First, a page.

Monday 14 March 2022

Movie Review: I'm Thinking Of Ending Things (2020)

A surreal drama, I'm Thinking Of Ending Things explores relationship pitfalls through a warped lens.

A young woman (Jessie Buckley) and her boyfriend Jake (Jesse Plemons) have been together for about seven weeks, and are now on a long drive in snowy weather to his parents' farmhouse. Although the young woman finds Jake interesting and smart, she has doubts about the relationship and is thinking of ending it. Tonight she will meet his parents for the first time over dinner. The snowstorm is expected to worsen, and the young woman is eager to return home afterwards to prepare for a busy week.

At the farmhouse, Jake's parents (Toni Collette and David Thewlis) exhibit strange behaviour, including showing up late to greet their guest. Then the young woman experiences bizarre shifts in time, the parents appearing at various stages of aging. In parallel scenes, an elderly night janitor mops the floors at a high school, while students rehearse dances from the musical Oklahoma!

An adaptation of the Iain Reid book written for the screen and directed by Charlie Kaufman, I'm Thinking Of Ending Things is an introspective and abstract reflection on expectations across time. In equal doses mesmerizing and maddening, the film meanders through an obtuse labyrinth dreamily detached from reality, enlivened by a pseudo-Gothic style hinting at horror but content with the joy of empty threats.

Kaufman weaves an often claustrophobic pattern unconcerned with familiar narrative rules. Before and after the dinner, plenty of time is invested in the car trips, and other than the incessant snow, the passing scenery is of no consequence. Instead, the young woman and Jake engage in long, often tediously self-conscious intellectual conversations and debates, the cameras zoomed in on the couple within the intimate 1.33:1 aspect ratio.

Interrupting the two in-car segments is the dinner with Jake's parents, and here Kaufman reveals, in a nonchalant manner, the hallucinatory elements. A lot more is going on than just a young woman thinking of breaking up with her boyfriend, and most of it is inaccessible. The clues to the arcane psychological puzzle start with a title open to interpretation, and include cryptic fragments scattered inside the house and within the dialogue. Attempts at assembling a rational picture are doomed to frustration by intentionally convoluted perspectives.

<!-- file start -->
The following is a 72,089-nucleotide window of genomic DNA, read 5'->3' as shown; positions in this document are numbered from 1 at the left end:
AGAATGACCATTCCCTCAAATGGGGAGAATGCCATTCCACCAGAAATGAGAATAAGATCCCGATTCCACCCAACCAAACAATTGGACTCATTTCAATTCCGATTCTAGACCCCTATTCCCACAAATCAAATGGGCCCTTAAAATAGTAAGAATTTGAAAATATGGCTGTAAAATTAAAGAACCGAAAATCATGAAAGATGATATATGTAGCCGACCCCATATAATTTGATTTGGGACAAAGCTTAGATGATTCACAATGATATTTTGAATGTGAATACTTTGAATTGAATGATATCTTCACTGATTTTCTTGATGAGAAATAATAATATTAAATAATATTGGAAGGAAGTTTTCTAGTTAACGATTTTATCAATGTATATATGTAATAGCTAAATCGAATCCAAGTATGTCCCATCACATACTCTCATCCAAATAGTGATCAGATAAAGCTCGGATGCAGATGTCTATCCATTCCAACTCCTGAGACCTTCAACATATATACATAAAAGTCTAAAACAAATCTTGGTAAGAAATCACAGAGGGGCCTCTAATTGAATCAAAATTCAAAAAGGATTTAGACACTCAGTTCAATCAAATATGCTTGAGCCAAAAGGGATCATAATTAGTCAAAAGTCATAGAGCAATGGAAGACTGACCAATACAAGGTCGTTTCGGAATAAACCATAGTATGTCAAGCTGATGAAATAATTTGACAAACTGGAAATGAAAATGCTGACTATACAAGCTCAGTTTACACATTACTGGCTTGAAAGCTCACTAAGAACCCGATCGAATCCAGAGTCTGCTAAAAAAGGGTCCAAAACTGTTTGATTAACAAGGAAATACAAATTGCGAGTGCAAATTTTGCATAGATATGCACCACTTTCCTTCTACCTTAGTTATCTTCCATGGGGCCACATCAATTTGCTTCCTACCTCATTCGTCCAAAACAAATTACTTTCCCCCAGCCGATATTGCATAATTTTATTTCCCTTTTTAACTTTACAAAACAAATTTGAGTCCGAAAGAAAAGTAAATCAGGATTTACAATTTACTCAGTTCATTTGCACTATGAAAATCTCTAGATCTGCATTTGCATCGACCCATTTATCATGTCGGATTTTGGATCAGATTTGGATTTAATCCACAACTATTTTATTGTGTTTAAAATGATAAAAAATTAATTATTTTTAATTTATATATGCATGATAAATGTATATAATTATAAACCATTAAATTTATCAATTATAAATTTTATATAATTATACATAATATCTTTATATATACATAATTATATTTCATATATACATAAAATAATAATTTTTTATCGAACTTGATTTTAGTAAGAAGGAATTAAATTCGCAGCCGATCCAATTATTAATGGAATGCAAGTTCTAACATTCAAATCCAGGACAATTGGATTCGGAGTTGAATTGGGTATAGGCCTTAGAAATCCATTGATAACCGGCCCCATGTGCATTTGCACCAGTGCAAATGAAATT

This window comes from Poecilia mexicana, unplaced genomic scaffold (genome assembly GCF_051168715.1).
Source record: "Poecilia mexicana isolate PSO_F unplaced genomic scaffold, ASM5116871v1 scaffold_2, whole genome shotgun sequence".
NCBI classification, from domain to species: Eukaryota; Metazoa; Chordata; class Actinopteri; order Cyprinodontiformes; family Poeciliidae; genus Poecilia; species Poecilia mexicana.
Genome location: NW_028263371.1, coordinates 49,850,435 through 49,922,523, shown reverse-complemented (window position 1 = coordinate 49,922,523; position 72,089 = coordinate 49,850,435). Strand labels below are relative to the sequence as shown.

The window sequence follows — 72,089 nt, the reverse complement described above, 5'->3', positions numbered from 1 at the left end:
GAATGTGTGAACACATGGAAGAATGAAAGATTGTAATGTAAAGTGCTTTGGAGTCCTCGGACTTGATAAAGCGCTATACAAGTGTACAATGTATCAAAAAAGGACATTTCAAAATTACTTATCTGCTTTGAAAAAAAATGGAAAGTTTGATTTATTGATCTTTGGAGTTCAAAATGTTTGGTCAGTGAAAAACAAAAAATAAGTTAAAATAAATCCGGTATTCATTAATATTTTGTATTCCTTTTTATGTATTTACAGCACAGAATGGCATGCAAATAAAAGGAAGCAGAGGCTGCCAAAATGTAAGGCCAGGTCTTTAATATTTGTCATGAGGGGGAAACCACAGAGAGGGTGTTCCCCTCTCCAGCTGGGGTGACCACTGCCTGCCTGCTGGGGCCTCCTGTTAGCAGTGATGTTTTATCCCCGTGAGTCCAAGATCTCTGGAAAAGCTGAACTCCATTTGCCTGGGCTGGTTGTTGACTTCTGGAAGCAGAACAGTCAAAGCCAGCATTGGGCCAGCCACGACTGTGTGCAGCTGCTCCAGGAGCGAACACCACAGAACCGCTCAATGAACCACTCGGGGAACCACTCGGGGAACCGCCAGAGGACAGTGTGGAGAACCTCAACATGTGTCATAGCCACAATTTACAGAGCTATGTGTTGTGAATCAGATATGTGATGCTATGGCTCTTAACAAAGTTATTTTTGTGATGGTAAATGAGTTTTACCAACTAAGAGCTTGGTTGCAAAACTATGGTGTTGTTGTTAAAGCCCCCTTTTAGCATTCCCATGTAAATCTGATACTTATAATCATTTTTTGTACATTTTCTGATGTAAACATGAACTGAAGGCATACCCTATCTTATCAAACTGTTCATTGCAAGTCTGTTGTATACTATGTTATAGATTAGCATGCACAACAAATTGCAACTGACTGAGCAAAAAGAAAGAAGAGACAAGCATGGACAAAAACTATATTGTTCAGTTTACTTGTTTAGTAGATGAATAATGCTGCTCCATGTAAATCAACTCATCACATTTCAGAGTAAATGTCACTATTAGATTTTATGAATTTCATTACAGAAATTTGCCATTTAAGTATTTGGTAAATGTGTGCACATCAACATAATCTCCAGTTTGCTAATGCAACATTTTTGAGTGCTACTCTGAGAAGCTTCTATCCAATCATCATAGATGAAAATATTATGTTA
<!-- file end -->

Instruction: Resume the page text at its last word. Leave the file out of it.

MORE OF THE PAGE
Later, a pit-stop at an ice-cream stand prompts a detour to Jake's old high school. The couple's fraught adventure merges with the night janitor's experience, and Kaufman audaciously introduces new sharp and weird turns in both content and presentation. 

Rather remarkably, the 134 minutes of running time pass by quickly, the edge of unease amplified by cautiously agitated performances from Jessie Buckley and Jesse Plemons. As the parents, Toni Collette and David Thewlis stretch into nervy territory.

Themes of compatibility, loneliness, regret, self-doubt, self-worth, and dominant cultural imprints intermingle. Ambiguously stimulating, I'm Thinking Of Ending Things welcomes free-form interpretation, with all the associated exasperation.

All Ace Black Movie Blog reviews are here.

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